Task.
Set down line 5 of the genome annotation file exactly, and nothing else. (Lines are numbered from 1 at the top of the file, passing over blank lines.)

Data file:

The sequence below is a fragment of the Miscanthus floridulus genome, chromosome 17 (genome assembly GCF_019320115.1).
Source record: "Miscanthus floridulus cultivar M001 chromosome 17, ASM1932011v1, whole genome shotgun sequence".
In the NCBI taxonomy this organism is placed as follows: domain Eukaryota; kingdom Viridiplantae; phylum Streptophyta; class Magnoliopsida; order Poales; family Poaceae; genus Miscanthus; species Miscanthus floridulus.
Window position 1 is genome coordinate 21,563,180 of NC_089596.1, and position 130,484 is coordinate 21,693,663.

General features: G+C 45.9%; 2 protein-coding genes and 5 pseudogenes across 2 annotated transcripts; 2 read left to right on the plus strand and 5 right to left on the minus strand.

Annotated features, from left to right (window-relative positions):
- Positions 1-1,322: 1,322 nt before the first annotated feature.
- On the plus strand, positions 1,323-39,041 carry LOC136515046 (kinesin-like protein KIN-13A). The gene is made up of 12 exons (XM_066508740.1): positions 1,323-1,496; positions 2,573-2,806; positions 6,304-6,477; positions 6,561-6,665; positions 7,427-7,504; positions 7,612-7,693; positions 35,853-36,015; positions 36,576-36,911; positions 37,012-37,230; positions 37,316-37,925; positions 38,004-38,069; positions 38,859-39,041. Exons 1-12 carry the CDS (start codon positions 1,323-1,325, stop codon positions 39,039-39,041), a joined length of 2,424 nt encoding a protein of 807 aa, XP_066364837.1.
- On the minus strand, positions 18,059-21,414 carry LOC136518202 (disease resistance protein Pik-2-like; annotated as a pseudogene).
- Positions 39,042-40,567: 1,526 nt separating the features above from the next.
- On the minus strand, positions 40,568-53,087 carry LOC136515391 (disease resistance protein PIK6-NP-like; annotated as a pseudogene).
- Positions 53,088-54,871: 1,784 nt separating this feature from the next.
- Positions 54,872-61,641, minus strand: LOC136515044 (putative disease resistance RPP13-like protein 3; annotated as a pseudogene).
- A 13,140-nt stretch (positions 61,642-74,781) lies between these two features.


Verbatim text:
General features: G+C 45.9%; 2 protein-coding genes and 5 pseudogenes across 2 annotated transcripts; 2 read left to right on the plus strand and 5 right to left on the minus strand.